Staying Away For Longer Period Is The Main Challenge

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Perhaps one of the best motivators for staying away from cigarettes is knowing how it benefits you. According to the US Surgeon General's report the benefits of quitting smoking start almost immediately and accumulate the longer you refrain from smoking. After just 20 minutes of non-smoking your blood pressure returns to normal. Eight hours later, the carbon dioxide has been eliminated from your system. During the three months after quitting, your lung capacity increases by 30%. One year after quitting your risk of heart attack has become half that of a regular smoker. After five years your risk of stroke has normalized and after 10 years your risk of lung cancer is half that of a regular smoker.

These accumulated health benefits are the same no matter when you quit. Of course, if you quit when you are young you have a much better chance of regaining normal health within a shorter time. But even if you quit when you are 60 your life expectancy and quality of living will increase.

Unfortunately, what is going to happen 10 years down the road is often of little consequence during a spell of nicotine craving. The longer you quit smoking, however, the less often these cravings will occur. But smoking is more than just a physical addiction, it is also a behavioral habit, and long after the physical need for nicotine has been overcome you may still feel the urge to smoke in certain situations.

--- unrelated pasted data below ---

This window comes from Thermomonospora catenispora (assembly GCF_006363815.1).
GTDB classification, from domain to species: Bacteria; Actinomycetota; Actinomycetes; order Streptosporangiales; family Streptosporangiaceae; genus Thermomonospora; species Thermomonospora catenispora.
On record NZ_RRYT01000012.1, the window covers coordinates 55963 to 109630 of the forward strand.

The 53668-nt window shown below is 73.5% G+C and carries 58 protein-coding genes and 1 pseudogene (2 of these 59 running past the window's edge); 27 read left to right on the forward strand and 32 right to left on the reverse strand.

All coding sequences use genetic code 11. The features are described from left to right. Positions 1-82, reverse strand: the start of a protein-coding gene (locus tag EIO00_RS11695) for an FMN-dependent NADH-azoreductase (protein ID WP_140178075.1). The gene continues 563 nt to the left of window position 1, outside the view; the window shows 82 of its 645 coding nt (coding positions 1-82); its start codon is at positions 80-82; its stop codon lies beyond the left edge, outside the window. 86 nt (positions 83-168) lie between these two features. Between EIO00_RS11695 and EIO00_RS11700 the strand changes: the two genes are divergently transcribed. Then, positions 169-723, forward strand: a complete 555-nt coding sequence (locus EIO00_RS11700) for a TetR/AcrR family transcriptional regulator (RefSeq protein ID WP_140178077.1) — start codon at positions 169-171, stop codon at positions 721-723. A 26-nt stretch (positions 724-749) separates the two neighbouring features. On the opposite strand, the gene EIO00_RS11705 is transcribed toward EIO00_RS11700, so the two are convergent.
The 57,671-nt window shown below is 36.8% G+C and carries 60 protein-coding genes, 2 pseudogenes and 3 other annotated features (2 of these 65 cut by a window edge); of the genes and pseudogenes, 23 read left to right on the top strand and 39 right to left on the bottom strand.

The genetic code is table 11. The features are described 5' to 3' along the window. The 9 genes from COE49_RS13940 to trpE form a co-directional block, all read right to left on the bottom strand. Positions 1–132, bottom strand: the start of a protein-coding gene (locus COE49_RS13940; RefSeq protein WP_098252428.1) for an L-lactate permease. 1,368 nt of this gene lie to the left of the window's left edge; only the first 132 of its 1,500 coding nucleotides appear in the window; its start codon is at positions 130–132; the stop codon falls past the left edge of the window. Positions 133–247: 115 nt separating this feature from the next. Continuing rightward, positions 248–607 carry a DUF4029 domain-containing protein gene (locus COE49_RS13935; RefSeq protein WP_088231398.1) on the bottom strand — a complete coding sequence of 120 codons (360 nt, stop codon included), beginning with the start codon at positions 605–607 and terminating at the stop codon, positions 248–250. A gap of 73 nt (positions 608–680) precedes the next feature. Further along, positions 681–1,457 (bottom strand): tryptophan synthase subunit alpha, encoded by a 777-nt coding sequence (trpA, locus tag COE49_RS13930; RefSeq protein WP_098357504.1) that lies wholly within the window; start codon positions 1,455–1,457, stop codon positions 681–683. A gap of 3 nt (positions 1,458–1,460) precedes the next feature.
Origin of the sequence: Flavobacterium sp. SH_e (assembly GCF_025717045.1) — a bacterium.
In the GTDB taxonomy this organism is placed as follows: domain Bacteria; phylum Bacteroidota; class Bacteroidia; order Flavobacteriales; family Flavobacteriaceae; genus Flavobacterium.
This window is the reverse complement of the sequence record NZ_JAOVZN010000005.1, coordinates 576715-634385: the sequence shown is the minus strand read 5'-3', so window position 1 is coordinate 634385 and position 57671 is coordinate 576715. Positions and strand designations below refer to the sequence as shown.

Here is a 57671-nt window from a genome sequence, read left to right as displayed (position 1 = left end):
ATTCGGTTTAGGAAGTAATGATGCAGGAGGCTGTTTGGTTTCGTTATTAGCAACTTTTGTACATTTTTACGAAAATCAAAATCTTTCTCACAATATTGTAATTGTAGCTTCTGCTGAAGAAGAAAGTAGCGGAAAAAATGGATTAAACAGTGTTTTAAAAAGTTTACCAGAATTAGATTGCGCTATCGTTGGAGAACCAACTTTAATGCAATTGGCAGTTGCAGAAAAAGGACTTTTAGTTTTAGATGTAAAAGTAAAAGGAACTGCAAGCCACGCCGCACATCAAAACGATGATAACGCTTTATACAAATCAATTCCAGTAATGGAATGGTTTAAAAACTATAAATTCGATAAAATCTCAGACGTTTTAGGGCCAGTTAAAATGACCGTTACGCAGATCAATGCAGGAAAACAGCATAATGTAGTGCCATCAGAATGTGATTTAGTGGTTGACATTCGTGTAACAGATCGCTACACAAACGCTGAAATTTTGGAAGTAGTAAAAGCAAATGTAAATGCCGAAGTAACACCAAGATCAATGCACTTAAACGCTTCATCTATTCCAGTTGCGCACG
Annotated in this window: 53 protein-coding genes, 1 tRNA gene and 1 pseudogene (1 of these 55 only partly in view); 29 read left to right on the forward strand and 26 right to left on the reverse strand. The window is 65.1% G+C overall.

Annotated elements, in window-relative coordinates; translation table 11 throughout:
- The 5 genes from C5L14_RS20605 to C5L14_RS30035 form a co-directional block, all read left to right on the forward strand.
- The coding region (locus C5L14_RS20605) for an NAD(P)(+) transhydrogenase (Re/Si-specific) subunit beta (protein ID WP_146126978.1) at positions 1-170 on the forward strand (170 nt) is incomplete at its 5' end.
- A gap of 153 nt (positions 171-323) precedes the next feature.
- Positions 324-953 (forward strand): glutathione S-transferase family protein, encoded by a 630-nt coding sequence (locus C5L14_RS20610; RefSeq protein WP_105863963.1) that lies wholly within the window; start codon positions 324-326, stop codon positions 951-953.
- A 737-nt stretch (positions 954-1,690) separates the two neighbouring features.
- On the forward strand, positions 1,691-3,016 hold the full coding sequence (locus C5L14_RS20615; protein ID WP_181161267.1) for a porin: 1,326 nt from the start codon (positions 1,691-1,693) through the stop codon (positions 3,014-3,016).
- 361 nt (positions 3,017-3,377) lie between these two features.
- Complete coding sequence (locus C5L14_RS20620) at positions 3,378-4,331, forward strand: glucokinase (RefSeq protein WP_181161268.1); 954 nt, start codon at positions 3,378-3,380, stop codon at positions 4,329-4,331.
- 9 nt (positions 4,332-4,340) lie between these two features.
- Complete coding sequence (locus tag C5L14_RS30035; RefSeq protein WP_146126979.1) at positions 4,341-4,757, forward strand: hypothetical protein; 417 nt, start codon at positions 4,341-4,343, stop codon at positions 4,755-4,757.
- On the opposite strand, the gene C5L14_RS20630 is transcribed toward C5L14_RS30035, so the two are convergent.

Identifying the situations which cause you to reach for a cigarette can be of great help in overcoming the urge to smoke. If you know, for example, that you feel like smoking at parties, you may want to avoid them for a certain period of time until you break the habit. Likewise, if situations of stress make you want to smoke, finding alternate ways to deal with stress will help you stay smoke-free.

Despite all your best efforts, you may find that you have lapsed and have taken up smoking again. If this happens, don't be discouraged -- many people have to try four or five times before they successfully quit. The most important thing is to immediately stop smoking. Even if you are in the middle of a cigarette, put it out and throw away the rest of the package. Don't get down on yourself or think that you have failed -- each time you renew your resolution to quit it becomes stronger.

Try to find moral support from family and friends. If you feel like smoking, talk to somebody about it and let them know what you are going through. Some communities have support groups for people who are trying to quit. With regular meetings and contact with other members you can support each other and offer encouragement and advice.

Some companies also offer programs for employees who wish to quit. Take advantage of all of these services -- your commitment to quit smoking is beneficial not only to yourself but also to your family, friends, and associates.